Importance of governance

In the early 2000s, I initiated a new research program supported by the National Natural Science Foundation of China regarding construction project governance. As an art of complexity, a governance paradigm is about new mindset and methods, which can be viewed as a distributed coordination mechanism to ‘infuse order, thereby to mitigate conflict and realize mutual gains’ (Williamson, 2005: 3). One of the research projects examined building energy conservation in rural China and developed a three-level analysis framework in accordance with the principles of the economics of governance (Sha and Wu, 2016).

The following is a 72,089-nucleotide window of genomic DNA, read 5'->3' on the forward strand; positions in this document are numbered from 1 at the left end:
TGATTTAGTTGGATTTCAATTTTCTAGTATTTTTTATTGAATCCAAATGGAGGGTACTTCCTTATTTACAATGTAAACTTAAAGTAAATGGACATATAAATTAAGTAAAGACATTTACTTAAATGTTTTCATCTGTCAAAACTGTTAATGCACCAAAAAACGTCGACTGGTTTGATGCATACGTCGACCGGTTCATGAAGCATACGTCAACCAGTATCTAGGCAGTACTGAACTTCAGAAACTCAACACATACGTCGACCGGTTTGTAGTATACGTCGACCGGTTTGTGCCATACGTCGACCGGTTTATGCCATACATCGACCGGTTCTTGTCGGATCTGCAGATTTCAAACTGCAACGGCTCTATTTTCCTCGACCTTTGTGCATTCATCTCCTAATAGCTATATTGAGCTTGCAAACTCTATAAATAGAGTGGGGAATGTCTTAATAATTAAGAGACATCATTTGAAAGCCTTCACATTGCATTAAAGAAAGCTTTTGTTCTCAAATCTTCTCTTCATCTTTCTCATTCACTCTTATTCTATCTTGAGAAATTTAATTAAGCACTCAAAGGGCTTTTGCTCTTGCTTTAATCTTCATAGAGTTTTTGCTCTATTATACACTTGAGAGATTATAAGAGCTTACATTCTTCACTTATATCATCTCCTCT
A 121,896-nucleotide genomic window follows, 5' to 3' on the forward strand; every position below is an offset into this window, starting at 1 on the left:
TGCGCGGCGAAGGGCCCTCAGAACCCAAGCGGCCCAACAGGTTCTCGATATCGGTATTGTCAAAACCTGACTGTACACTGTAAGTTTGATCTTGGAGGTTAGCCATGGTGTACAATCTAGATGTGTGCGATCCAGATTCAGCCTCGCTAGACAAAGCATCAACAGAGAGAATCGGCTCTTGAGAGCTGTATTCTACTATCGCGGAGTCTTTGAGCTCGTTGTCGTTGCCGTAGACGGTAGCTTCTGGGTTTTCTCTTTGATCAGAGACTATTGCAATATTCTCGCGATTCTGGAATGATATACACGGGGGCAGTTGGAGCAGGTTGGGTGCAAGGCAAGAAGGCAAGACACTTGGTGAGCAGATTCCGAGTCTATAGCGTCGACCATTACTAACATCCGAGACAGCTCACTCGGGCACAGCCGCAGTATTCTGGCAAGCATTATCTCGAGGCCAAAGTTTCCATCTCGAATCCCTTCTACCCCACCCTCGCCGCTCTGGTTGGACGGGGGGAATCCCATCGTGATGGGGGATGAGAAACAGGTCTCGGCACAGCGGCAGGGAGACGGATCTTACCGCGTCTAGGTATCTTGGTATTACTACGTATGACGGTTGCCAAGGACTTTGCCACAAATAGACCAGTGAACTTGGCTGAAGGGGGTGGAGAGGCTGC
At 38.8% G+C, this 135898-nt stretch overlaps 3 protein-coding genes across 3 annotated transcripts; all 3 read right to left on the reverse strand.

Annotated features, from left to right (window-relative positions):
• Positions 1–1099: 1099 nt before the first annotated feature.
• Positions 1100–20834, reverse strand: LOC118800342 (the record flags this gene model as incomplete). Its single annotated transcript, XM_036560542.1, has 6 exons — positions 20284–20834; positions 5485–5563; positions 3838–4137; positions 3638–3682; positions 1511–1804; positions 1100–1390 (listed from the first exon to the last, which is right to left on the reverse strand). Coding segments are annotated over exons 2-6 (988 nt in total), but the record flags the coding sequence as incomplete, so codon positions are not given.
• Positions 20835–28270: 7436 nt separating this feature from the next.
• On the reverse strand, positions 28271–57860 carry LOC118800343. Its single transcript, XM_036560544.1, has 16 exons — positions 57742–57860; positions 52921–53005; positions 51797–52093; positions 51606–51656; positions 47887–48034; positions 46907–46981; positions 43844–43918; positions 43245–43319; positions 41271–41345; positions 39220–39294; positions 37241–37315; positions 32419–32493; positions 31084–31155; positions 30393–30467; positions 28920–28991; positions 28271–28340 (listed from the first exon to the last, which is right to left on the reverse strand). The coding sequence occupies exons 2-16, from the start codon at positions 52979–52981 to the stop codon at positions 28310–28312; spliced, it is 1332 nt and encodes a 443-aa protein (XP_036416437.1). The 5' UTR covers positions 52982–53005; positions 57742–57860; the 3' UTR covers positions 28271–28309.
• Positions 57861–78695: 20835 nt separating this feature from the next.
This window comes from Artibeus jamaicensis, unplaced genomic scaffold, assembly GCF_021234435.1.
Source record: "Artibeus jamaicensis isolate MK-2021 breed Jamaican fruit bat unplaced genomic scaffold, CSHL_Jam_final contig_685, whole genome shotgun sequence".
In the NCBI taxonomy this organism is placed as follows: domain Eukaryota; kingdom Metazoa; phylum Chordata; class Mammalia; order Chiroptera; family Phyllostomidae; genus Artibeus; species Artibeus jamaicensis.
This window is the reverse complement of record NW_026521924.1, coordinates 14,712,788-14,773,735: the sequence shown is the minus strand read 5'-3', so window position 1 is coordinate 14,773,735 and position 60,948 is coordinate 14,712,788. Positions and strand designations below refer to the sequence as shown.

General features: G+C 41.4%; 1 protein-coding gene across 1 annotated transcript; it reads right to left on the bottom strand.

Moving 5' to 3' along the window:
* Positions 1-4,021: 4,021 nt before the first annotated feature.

A central question for sustainable construction is who has the responsibility of being the guardian for protecting the future generations and their interests? The market fails to provide this protection by itself since the free-market is oriented to short-term interests, and is thereby inherently incompatible with sustainability. It is also difficult for the government to do due to its structural limitations (e.g., tenure limitation, dual status dilemma—acting not only as legislators and policy-makers, but also as the largest construction clients in China). The deficiency of both markets and governments thus affords the potential responsibilities to professionals and their institutions. In the light of this, the primary emphasis of our research was directed at creating a favorable institutional environment in which markets (the invisible hand), governments (the visible hand), and professionals and their institutions (the third hand) play complementary roles in regulating stakeholders’ behaviour. This we believed would create a context in which people who are willing to do right things would do so.